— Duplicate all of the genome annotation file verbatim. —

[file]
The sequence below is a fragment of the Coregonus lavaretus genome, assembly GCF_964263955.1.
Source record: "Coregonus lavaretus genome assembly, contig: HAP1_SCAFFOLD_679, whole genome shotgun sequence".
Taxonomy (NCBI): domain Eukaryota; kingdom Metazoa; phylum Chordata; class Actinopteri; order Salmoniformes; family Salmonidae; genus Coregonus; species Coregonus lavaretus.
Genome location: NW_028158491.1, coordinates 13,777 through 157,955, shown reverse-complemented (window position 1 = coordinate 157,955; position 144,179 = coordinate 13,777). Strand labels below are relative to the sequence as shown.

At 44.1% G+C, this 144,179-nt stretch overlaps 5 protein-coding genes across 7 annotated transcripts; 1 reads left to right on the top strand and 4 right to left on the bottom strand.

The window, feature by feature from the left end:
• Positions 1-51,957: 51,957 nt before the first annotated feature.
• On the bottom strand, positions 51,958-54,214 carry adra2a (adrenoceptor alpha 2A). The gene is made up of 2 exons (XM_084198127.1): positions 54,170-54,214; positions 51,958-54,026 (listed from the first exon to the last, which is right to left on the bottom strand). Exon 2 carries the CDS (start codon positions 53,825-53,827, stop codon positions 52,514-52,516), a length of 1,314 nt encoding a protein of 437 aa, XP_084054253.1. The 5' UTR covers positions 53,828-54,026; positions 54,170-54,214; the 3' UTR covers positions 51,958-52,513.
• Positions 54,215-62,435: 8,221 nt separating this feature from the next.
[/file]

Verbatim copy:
The sequence below is a fragment of the Coregonus lavaretus genome, assembly GCF_964263955.1.
Source record: "Coregonus lavaretus genome assembly, contig: HAP1_SCAFFOLD_679, whole genome shotgun sequence".
Taxonomy (NCBI): domain Eukaryota; kingdom Metazoa; phylum Chordata; class Actinopteri; order Salmoniformes; family Salmonidae; genus Coregonus; species Coregonus lavaretus.
Genome location: NW_028158491.1, coordinates 13,777 through 157,955, shown reverse-complemented (window position 1 = coordinate 157,955; position 144,179 = coordinate 13,777). Strand labels below are relative to the sequence as shown.

At 44.1% G+C, this 144,179-nt stretch overlaps 5 protein-coding genes across 7 annotated transcripts; 1 reads left to right on the top strand and 4 right to left on the bottom strand.

The window, feature by feature from the left end:
• Positions 1-51,957: 51,957 nt before the first annotated feature.
• On the bottom strand, positions 51,958-54,214 carry adra2a (adrenoceptor alpha 2A). The gene is made up of 2 exons (XM_084198127.1): positions 54,170-54,214; positions 51,958-54,026 (listed from the first exon to the last, which is right to left on the bottom strand). Exon 2 carries the CDS (start codon positions 53,825-53,827, stop codon positions 52,514-52,516), a length of 1,314 nt encoding a protein of 437 aa, XP_084054253.1. The 5' UTR covers positions 53,828-54,026; positions 54,170-54,214; the 3' UTR covers positions 51,958-52,513.
• Positions 54,215-62,435: 8,221 nt separating this feature from the next.